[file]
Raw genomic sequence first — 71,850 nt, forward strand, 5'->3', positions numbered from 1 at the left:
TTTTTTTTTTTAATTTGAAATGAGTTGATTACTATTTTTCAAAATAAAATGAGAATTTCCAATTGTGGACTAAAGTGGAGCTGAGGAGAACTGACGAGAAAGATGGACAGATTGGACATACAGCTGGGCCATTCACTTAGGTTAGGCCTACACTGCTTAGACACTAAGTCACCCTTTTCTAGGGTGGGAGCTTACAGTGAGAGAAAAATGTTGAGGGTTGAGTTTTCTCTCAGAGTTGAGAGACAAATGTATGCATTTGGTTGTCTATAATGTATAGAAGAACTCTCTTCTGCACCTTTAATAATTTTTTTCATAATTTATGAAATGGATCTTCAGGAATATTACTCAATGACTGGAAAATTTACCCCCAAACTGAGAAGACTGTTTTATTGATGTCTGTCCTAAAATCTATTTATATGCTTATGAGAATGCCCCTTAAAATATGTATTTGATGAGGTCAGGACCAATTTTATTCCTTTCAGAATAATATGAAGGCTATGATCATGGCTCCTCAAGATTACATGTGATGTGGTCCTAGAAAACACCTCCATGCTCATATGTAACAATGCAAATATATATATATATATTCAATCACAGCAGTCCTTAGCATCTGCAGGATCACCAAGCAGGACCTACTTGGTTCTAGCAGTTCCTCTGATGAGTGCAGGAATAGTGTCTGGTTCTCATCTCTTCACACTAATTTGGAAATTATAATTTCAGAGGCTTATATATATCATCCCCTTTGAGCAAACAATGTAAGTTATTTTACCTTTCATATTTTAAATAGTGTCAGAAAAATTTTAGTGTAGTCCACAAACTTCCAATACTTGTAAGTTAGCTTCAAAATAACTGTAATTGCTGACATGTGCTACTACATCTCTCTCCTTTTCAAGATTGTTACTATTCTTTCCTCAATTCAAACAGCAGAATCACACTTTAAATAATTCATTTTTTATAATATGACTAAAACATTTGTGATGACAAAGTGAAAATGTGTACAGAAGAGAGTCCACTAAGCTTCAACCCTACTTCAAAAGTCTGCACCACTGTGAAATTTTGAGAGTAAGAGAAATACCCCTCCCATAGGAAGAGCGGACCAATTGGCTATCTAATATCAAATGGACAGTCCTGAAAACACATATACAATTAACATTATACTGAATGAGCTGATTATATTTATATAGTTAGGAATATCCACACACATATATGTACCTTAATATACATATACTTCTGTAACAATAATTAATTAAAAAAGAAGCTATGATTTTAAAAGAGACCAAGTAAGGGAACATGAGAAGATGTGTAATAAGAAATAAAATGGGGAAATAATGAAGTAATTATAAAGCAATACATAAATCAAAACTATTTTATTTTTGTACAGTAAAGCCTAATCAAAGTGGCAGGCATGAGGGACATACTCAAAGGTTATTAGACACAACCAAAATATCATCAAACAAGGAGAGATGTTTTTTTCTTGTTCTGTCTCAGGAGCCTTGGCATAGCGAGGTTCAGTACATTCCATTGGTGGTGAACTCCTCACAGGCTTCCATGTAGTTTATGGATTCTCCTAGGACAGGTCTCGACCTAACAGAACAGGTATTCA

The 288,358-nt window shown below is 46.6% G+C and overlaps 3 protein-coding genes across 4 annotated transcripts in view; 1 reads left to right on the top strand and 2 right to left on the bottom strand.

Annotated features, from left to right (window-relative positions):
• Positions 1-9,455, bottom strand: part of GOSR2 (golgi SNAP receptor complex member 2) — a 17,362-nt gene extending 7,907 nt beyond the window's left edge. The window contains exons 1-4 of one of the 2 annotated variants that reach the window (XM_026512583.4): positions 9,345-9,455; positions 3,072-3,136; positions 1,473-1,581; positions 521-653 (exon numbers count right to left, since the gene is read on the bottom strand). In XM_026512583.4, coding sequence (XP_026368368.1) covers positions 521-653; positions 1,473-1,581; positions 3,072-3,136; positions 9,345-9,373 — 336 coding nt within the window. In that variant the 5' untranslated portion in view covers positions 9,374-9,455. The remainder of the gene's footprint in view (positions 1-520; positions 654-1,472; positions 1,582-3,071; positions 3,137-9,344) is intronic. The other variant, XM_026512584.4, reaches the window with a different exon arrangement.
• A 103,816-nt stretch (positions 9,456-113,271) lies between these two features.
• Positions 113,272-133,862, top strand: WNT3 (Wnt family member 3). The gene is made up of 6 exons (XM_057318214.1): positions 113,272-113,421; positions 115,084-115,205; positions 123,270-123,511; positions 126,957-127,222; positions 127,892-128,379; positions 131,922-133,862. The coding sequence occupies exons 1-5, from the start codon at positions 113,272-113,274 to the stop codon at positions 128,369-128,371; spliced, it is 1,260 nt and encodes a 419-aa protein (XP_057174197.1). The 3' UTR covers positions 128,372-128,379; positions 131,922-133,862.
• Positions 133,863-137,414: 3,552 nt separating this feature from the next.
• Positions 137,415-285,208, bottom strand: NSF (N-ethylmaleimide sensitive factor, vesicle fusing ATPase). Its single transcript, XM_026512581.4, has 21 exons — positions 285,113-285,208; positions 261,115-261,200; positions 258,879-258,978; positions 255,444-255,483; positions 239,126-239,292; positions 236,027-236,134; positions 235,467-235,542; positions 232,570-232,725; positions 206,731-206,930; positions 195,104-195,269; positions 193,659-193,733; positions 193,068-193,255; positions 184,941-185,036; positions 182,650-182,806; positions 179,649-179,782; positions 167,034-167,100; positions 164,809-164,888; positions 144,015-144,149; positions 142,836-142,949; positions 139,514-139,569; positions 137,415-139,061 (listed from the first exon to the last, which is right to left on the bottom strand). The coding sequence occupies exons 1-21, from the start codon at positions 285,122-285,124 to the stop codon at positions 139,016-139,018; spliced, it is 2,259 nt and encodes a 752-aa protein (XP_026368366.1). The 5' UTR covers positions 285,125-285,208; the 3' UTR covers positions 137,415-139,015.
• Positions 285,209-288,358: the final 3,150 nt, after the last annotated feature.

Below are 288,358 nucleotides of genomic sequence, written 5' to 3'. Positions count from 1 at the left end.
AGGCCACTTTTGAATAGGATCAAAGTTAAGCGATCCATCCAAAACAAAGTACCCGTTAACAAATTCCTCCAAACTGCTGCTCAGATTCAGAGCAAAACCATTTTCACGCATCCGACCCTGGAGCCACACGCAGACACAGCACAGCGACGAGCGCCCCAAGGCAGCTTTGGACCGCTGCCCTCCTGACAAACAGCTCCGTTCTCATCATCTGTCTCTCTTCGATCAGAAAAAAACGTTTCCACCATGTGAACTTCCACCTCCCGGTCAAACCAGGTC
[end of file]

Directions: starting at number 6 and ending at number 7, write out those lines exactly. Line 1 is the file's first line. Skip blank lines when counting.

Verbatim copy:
• A 103,816-nt stretch (positions 9,456-113,271) lies between these two features.
• Positions 113,272-133,862, top strand: WNT3 (Wnt family member 3). The gene is made up of 6 exons (XM_057318214.1): positions 113,272-113,421; positions 115,084-115,205; positions 123,270-123,511; positions 126,957-127,222; positions 127,892-128,379; positions 131,922-133,862. The coding sequence occupies exons 1-5, from the start codon at positions 113,272-113,274 to the stop codon at positions 128,369-128,371; spliced, it is 1,260 nt and encodes a 419-aa protein (XP_057174197.1). The 3' UTR covers positions 128,372-128,379; positions 131,922-133,862.